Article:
The question HR executives happily titled as “Chief People Officer” need to ask is – what is their role? Is it to simply rubber-stamp and execute the policies that the CEO and other executives come up with?
I would argue that the head of human resources’ job is to think from the employees’ perspective and represent their interests in management meetings. Just as a good CMO thinks from the customer’s perspective, the Chief People Officer must think from an employee’s perspective. Bringing that perspective to the table is how a human resources executive earns a seat on the table.
Policies that appear to save money in the short term may cost a lot more in the long run.
Let’s start with a very simple question: Why have a 401K program?
There is no legal requirement to offer 401K. Even more, there is no requirement forcing you to offer 401K matches. Companies offer 401K as a perk because its something employees value. Rather than paying $4K more in salary to someone who earns $80K, its good for the employee and in the best interest of the company to offer a retirement plan encouraging employees to save.
Given that AOL has voluntarily set up this program with a match, what was the justification to change it? A few million dollars. For a company with more than half a billion dollars in sales, there are many other ways of saving money. And if the financial situation was really terrible, AOL could have taken the employees into confidence and made changes to this or other program in an open and transparent way.
In stead, AOL leadership appears to have chosen to break the employees’ trust – many did not even know of these changes – and essentially market it to investors in an earnings call.
To me, this is an epic fail by HR – it was their job to stand up and explain to even the CEO (assuming he had made this decision single handedly which seems unlikely) the effect on morale on current employees. And the effect on their ability to attract top talent in future.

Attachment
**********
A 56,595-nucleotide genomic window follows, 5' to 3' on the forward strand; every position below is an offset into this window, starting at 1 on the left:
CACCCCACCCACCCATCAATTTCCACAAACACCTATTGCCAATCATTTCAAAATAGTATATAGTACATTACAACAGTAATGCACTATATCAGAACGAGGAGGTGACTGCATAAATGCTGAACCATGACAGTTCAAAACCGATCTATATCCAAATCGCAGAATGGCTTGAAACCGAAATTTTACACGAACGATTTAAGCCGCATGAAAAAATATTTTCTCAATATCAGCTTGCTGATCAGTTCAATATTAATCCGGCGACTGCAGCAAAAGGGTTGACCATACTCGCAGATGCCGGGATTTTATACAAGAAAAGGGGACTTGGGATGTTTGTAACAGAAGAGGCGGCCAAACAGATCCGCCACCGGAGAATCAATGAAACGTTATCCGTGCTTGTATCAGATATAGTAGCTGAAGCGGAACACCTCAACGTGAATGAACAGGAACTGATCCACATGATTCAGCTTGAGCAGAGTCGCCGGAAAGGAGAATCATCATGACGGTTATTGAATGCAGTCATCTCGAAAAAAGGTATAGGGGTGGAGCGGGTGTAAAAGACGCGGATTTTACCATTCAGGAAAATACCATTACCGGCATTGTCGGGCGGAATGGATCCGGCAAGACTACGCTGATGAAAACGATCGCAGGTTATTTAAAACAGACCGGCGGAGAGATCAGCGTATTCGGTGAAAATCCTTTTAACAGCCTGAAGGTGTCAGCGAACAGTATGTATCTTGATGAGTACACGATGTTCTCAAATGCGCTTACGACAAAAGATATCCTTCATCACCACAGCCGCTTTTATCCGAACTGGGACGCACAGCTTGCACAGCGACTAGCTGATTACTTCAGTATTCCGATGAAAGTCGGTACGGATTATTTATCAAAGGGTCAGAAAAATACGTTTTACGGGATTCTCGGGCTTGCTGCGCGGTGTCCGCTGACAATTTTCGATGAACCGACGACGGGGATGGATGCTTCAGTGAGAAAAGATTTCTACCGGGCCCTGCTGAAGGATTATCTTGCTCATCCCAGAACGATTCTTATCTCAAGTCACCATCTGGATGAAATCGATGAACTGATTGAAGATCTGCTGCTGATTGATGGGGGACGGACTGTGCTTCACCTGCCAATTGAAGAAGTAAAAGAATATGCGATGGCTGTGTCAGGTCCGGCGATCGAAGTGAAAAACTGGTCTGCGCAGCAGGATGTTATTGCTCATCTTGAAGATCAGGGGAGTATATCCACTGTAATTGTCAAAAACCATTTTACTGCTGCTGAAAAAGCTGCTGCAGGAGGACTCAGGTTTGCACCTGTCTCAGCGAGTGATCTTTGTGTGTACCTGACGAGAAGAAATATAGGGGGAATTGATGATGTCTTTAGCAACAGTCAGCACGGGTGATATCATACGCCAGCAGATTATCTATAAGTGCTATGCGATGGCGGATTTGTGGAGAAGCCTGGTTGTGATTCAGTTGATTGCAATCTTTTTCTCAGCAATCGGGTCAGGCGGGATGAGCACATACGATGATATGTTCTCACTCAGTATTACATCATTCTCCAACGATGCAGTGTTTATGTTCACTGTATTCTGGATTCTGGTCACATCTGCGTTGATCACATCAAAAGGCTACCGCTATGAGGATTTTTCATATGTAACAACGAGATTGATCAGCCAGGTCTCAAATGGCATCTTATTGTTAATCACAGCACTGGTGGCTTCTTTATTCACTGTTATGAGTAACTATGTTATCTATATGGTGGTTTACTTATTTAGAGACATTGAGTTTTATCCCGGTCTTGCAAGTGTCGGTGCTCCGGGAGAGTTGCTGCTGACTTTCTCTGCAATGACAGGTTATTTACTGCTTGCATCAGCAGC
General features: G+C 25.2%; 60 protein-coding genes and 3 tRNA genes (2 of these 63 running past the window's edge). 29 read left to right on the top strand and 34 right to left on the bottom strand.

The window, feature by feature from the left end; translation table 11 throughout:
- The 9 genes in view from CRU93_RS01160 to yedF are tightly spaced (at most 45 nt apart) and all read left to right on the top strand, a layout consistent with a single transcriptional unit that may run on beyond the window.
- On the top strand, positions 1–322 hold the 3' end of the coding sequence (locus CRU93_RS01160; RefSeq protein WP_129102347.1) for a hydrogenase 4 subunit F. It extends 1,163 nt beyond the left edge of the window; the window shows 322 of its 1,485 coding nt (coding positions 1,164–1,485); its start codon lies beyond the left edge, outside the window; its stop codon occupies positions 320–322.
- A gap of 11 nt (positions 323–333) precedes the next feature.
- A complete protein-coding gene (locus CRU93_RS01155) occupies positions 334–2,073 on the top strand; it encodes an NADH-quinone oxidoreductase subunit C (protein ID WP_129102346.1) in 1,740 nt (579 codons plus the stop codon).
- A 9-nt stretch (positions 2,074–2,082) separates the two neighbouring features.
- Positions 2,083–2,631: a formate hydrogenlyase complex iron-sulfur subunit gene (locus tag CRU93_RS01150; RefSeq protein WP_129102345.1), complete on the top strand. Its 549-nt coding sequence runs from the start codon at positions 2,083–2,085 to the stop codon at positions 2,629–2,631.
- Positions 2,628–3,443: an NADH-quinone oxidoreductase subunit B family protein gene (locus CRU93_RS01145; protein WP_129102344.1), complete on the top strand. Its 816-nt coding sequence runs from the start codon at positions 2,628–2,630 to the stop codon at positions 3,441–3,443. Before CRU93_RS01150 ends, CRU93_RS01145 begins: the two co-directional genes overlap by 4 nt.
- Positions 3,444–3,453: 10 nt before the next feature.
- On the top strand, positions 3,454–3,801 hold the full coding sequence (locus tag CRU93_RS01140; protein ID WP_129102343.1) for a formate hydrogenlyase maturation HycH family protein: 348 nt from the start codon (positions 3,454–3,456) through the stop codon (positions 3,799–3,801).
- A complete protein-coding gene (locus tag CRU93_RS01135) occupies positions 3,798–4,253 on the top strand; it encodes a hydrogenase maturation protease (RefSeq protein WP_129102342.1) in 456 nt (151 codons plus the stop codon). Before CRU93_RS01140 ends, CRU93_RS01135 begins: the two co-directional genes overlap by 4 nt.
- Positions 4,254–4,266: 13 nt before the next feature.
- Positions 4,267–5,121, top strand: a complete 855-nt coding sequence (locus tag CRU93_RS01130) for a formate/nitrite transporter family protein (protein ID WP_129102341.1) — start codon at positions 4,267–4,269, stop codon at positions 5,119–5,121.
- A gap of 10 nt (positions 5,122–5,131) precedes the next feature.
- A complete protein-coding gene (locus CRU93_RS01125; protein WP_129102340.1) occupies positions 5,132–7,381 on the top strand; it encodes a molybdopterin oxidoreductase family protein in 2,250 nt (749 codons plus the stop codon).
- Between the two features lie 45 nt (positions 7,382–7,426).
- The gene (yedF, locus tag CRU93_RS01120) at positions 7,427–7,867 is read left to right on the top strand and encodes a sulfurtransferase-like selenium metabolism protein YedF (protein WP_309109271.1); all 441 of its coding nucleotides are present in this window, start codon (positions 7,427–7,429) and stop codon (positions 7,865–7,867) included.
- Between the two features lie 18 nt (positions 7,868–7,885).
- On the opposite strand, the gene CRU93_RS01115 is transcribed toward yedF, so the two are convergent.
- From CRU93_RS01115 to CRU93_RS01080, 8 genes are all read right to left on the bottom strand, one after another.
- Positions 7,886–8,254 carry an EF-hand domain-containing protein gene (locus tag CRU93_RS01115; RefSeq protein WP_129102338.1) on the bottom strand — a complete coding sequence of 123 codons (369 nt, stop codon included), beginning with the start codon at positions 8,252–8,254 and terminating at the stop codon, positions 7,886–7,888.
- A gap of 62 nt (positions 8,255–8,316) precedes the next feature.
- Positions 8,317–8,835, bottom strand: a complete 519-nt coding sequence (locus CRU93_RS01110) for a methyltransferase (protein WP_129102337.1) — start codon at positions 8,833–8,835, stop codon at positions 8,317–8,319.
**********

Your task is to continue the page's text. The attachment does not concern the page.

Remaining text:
It seems we executives are very eloquent in explaining the market forces that drive executive compensation but when it comes to being able to explain the value of employee compensation many seem to think less is better.
I will wait for the day when HR awakens to its rightful leadership role earning a seat at the table by doing its job – valuing talent, explaining the value to the leadership team and putting programs and processes in place to execute on the talent strategy.
What can your company learn from this disaster?
- Talent is Everything: In today’s day and age, your people are your competitive advantage especially in high-tech. Companies spend millions acquihiring a few engineers – and your bone headed policies can turn away many more.
- Value of Communication: Not only did AOL get the policy wrong, it was poorly communicated. How well are you at communicating your policies? What tools do you use? How do you know your employees know?
- Value of Listening: The AOL employee whose baby was indirectly named by the CEO wrote a letter in Slate magazine. Why was it easier for her to do that than to email Tim? Did her manager reach out to her? When? Did HR reach out to her proactively? Why not?
- Evaluate Invisible Costs: Sometimes we all fall for the free lunch. When an outside consultant comes up with a brilliant cost cutting idea by making expense reports harder to file or moving 401K payments or reducing cost of travel by making employees fly with stopovers etc. – always ask the question what will it cost in the long run? Does it make it more likely to attract and retain top talent? Will it burn out my employees? How will it effect morale and productivity?